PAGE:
Maintenance of Certification
SIR is pleased to offer members the following resources and material which pertain to Maintenance of Certification (MOC). For additional information, please contact our office at 703-691-1805 or email MOC@SIRweb.org.
Self-Assessment Modules and Resources
This requirement may be satisfied by completing self-assessment modules (SAMs) online or at live educational meetings. These "modules" are educational activities (lectures, reading assignments, web presentations, etc.) that have been qualified by the American Board of Radiology (ABR) in meeting the criteria for self-assessment toward the purpose of fulfilling requirements in the ABR Maintenance of Certification Program. In a full 10-year cycle, you will be responsible for documenting successful completion of the equivalent of 20 or more SAMs but an individual can only receive credit for up to 4 SAMs per year; thus participation in SAMs needs to be spread out over the 10 year cycle. All SAMs are also qualified as Category 1 CME, and can serve to fill the CME requirement.
These publications serve as a valuable educational tool for practicing IRs, as well in-training interventional radiologists. The topics covered in the monograph series include vascular diagnosis, embolization, peripheral arterial interventions, neurovascular interventions, deep venous thrombosis & IVC filters, portal interventions, pediatric interventions, oncologic interventions, women's health, vertebral augmentation, veins, and many more! These Monographs serve only as an educational tool. CME and SAM Credit are not available.
Purchase these products separately or as a bundle in the IR Store.
MOC Recertification Exam: Cognitive Expertise
ABR diplomates are expected to maintain the core knowledge fundamental to safe and effective subspecialty practice. Documentation of cognitive expertise requires a passing score on a computer-based, practice-profiled exam, taken within the last three years of the 10-year MOC cycle. The exam may be taken multiple times if necessary.
As technology has advanced and the field of diagnostic radiology has become increasingly sub-specialized, it has also become nearly impossible for individual diagnostic radiologists to be masters of the entire domain. Data from a practice analysis survey conducted by the ABR and corroborated by the ACR recognizes that 94% of radiologists concentrate their practices on four or fewer areas within the field. With this in mind, the ABR's practice-profiled MOC examination was designed to be modular, allowing each diplomate to self-select a portion of his or her exam content. The examination thus consists of non-interpretive skills content (designated by the ABR) and clinical content (self-selected by the diplomate).
For more information about the MOC Exam and to view the ABRs Exam Study Guide, visit the ABR website.
Practice Quality Improvement
Information (and resources) on practice quality improvement are available in the Members section. SIR has made available the follow project templates available to SIR members only.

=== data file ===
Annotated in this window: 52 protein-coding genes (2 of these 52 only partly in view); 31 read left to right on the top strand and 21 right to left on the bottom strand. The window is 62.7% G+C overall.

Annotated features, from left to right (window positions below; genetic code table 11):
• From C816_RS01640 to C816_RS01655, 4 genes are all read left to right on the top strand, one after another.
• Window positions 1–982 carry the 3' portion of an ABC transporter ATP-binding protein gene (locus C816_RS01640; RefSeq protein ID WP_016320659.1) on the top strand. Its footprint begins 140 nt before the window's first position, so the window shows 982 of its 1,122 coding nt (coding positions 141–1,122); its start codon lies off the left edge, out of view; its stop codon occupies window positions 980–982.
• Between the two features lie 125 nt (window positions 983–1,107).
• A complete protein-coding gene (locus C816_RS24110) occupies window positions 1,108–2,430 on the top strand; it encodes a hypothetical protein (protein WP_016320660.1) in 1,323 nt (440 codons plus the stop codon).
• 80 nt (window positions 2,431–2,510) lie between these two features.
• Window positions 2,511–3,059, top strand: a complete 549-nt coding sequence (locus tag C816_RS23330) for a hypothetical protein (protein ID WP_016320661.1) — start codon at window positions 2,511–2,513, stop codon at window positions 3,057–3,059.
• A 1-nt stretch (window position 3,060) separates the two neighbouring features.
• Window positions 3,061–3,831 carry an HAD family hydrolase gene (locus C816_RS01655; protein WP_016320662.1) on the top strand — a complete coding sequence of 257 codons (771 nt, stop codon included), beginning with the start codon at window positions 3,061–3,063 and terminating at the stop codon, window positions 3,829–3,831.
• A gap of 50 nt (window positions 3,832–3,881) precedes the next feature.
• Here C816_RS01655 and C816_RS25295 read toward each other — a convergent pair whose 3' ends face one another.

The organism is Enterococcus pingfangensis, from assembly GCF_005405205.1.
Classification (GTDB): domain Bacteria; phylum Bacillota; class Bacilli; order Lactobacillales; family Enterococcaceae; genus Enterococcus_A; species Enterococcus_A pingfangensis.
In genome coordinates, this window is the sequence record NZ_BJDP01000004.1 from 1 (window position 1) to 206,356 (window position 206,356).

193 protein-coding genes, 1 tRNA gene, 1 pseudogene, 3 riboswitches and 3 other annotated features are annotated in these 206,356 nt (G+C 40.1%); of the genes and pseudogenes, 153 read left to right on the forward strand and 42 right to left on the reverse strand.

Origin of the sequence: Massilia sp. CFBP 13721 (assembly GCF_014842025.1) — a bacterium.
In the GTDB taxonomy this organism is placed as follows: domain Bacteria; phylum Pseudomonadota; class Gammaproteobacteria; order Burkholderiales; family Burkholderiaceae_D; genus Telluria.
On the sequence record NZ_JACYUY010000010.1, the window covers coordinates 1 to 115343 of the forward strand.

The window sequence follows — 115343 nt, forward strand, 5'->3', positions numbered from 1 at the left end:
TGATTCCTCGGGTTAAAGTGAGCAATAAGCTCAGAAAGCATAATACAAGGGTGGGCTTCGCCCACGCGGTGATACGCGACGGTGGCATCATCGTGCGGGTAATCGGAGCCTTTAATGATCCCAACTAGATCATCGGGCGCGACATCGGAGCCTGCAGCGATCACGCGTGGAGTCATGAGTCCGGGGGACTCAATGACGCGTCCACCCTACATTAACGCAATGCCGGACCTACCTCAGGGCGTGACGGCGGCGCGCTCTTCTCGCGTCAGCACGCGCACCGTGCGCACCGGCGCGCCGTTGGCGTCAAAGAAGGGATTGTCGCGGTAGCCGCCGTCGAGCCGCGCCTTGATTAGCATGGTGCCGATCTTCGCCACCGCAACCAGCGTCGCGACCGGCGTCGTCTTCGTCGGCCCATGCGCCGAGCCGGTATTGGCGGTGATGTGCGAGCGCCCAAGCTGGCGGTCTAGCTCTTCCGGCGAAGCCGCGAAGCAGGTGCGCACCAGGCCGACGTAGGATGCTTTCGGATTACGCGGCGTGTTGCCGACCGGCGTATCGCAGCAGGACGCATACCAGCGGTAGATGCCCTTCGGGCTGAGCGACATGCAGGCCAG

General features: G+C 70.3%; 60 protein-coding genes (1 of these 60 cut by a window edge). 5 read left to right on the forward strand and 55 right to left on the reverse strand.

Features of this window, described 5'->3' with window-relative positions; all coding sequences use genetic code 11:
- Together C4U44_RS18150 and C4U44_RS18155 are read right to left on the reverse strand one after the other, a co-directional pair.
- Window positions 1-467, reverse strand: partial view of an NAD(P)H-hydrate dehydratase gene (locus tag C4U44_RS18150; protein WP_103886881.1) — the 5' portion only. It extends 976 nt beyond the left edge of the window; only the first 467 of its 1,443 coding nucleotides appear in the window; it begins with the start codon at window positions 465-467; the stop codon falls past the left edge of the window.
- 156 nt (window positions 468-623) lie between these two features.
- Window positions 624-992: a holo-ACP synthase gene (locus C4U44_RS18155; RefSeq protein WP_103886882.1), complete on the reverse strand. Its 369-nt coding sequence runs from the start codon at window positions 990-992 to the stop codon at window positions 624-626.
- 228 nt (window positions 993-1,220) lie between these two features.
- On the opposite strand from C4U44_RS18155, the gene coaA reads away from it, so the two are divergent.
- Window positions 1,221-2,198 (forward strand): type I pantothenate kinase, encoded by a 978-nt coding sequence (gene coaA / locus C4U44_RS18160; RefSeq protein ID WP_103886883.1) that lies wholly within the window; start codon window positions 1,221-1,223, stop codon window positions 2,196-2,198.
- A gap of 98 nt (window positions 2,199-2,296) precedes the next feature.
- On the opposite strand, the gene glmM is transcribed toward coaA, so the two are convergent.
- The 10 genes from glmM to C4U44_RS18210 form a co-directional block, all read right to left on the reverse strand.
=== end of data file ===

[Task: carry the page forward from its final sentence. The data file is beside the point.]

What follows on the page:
Project 1: Fluoroscopy Dose Recording Compliance
Project 2: Prospective Analysis for Radiation Dose Reduction
Four Key Requirements of the MOC
Many SIR members who obtained Certificates of Added Qualification (CAQ's) in Vascular and Interventional Radiology in the mid-1990's have been contacted recently by the American Board of Radiology (ABR) regarding upcoming "Maintenance of Certification" (MOC) examinations. The MOC process represents more than just a periodic examination, and is a new approach to the ABR's responsibility of assuring that the practitioners they certify in radiology and its subspecialties practice knowledgeably, safely, and skillfully.
There has been an increasing move away from lifetime certification on the part of medical specialty boards, and toward "time-limited" certificates. This reflects the sentiment that a single examination passed just at the termination of formal training does little to guarantee that a physician keeps up with current knowledge and practice in their chosen specialty. Recognizing this, the American Board of Medical Specialties has developed the MOC concept.
The basic elements of Maintenance of Certification include
four key requirements:
(1) Documentation of professional standing
(2) Documentation of a commitment to lifelong learning and periodic self-assessment relevant to one's specialty
(3) Evidence of cognitive expertise determined by periodic examination covering fundamental knowledge, current and valid practice related knowledge, and knowledge of important issues in the practice environment
(4) Assessment of practice performance
The "examination" portion of the MOC process, then, is only one part of the overall strategy, and a part that, if the other portions of the MOC are fulfilled, should be quite straightforward. As currently envisioned, the concept of subspecialty certification (formerly referred to by the ABR as CAQ) will be maintained in the ABR MOC process.
A great deal of work to be done in carrying the MOC process forward. In this regard, the various radiological specialty groups such as SIR will play a large role, working with the ABR to develop practice performance measures, self-assessment tools, and relevant, current educational programs and materials.
Visit the ABR Web site to learn more about the MOC.